- Understand how Spartan warrior culture was forced on the Spartans because they enslaved a nearby region
- Explore the causes and effects of Greek colonization from France to the Ukraine
- See how a uniquely "Greek" identity was based in part on the Oracle at Delphi and the Olympic Games; non-Greeks were not admitted to either.
The first section of the course examines the origins of democracy, which grew out of authoritarian government. And you see here how much of our freedom we owe to Cleisthenes, who created the democratic government under which Athens flourished for two centuries—and how he ingeniously designed it to undermine established power and allegiance.
The Persians, the Peloponnesian War, and the Arrival of the Macedonians
The course's second 12 lectures include the compelling histories of the Persian War (490–479 B.C.E.) and the Peloponnesian War (431–404 B.C.E.).
First united by their common enemy in Persia, Professor McInerney explains how much the Persian War came to define the Greeks—and us. The notion of freedom they developed in response to Persian power is one we inherit. After the Persian War, the Greeks developed their sense of identity as the antagonists of the Eastern world, a tension to which the West has been heir ever since.
After the defeat of the Persians, Athens rose to hegemony over the Greek world. You see how the Athenians' trade and power were developed and imposed on the Mediterranean. And you learn some surprising facts about this Golden Age:
- Greek tragedy began as a religious ritual to purge the audience of "uncivilized" emotions.
- Greek art was often an intensely and explicitly competitive enterprise.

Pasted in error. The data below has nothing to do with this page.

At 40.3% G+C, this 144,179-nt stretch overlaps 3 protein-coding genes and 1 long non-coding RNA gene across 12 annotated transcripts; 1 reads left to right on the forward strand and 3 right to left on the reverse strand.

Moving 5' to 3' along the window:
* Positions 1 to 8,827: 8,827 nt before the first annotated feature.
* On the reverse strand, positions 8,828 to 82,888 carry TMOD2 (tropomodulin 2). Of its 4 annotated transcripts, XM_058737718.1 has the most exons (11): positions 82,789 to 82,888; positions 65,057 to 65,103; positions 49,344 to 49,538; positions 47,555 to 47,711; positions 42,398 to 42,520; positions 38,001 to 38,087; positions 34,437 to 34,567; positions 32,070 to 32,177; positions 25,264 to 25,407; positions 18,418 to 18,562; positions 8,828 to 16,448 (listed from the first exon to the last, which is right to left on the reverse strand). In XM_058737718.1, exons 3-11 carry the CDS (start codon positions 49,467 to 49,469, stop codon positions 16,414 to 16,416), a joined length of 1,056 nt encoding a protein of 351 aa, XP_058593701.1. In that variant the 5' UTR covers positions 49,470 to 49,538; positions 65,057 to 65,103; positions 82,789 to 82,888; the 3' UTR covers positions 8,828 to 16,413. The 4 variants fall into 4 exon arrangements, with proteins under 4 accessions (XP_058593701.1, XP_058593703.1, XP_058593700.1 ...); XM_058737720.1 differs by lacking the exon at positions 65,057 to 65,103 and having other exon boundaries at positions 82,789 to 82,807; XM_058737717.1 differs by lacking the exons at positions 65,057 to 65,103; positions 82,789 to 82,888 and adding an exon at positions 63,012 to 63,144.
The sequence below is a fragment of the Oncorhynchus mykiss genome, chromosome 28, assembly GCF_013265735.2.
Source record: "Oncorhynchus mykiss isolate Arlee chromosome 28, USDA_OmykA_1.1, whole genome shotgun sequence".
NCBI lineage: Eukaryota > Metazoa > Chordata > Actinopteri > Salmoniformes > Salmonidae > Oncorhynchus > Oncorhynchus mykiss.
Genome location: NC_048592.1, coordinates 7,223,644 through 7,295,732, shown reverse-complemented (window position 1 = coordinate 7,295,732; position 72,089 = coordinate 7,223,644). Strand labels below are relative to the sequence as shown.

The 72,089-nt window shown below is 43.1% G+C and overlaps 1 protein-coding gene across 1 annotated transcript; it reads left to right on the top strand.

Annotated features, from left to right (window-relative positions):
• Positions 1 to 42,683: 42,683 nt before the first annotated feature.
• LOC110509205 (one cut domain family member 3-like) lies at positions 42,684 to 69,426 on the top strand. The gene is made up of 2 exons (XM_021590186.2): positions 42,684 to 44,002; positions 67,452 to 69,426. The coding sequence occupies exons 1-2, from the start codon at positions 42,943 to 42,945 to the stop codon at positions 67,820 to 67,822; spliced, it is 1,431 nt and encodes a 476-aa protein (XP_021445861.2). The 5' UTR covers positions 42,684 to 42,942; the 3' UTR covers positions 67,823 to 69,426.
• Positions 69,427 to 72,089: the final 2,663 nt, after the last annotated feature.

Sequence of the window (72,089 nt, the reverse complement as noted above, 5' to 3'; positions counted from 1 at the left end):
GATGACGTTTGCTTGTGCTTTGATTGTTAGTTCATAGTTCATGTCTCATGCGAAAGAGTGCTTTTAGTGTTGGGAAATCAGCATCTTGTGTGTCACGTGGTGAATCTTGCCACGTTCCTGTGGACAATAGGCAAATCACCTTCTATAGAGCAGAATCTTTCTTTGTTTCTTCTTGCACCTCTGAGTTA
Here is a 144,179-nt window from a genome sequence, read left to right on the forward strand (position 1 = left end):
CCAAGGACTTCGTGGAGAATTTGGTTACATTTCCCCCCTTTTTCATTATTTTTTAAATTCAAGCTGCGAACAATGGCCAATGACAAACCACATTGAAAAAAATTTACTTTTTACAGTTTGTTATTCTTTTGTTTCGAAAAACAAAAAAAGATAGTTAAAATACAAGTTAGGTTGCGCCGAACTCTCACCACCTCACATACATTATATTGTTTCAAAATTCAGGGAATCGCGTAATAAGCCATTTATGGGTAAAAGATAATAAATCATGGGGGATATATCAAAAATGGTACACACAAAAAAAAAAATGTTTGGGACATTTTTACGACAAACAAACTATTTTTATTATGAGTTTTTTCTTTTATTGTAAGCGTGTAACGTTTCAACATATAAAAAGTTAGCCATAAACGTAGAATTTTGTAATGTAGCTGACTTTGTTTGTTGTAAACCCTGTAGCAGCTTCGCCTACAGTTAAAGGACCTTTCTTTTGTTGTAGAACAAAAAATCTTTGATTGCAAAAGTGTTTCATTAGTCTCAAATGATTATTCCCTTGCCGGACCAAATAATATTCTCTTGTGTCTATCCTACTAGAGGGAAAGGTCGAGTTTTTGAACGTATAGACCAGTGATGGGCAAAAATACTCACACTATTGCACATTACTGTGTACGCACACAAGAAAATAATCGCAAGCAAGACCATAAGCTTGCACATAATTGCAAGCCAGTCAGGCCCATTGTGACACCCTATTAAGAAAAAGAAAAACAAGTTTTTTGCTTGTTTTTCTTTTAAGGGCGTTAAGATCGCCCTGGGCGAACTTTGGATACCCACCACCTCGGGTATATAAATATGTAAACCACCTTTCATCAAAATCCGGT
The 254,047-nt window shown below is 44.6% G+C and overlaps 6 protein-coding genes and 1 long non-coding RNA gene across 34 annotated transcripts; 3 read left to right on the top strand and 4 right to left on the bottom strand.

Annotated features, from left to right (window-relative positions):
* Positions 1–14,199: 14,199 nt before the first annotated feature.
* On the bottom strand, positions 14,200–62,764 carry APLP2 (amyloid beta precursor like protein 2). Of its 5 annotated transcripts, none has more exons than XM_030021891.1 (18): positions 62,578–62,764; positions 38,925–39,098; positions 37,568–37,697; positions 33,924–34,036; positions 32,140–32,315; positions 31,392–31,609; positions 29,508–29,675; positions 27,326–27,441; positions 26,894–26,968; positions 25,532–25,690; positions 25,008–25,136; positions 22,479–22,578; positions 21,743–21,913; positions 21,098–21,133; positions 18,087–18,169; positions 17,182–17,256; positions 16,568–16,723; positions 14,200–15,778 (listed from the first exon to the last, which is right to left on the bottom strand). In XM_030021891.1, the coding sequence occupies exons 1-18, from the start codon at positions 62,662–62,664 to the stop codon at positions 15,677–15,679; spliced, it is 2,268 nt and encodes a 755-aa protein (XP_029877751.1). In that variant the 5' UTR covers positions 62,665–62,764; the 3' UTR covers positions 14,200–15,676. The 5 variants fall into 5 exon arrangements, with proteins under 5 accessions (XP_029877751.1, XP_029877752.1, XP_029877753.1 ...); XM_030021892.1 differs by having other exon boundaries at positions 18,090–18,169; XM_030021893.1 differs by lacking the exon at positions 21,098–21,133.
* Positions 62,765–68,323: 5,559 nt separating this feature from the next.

- Athenian culture depended heavily on slavery. Professor McInerney addresses the charge that Athens only prospered because it had slaves under its heel.
Two lectures are devoted to the clash between Athens and Sparta in the Peloponnesian War. Socrates served as a soldier in that struggle.
After Athens was defeated, its philosophers rose to their full achievement in the work and lives of Socrates, Plato, and Aristotle, reinforcing the old axiom that defeat is the greatest muse for political philosophy. Professor McInerney delivers a provocative interpretation of the trial of Socrates.
In its postwar "decline," Athens defined the contours of philosophy and science for more than 1,000 years and produced great drama, art, and literature.
Toward the end of the 4th century B.C.E., Macedonian kings dominated Greece. Philip and his son, Alexander (who was tutored by Aristotle), created a Pan-Hellenic culture again to unite the Greeks against their common enemy—Persia.
In short decades, Greek power would extend from Egypt to the Hindu Kush.
Differences and Affinities
Just as the divide between East and West still exists, so does one separating our world from that of the ancients. We must remember that the Hellenic world had many values, beliefs, and mores at odds with our own. In ancient Greece:
- Slavery was common
- Women suffered complete exclusion from public life
- Homosexuality was an accepted aristocratic practice in Athens, Sparta, and other city-states.
As Professor McInerney shows, such differences do not imply that the culture of ancient Greece holds no meaning for us. Rather, it should spur us to deepen our engagement with the Greeks, for their differences can teach us as much as our affinities with them.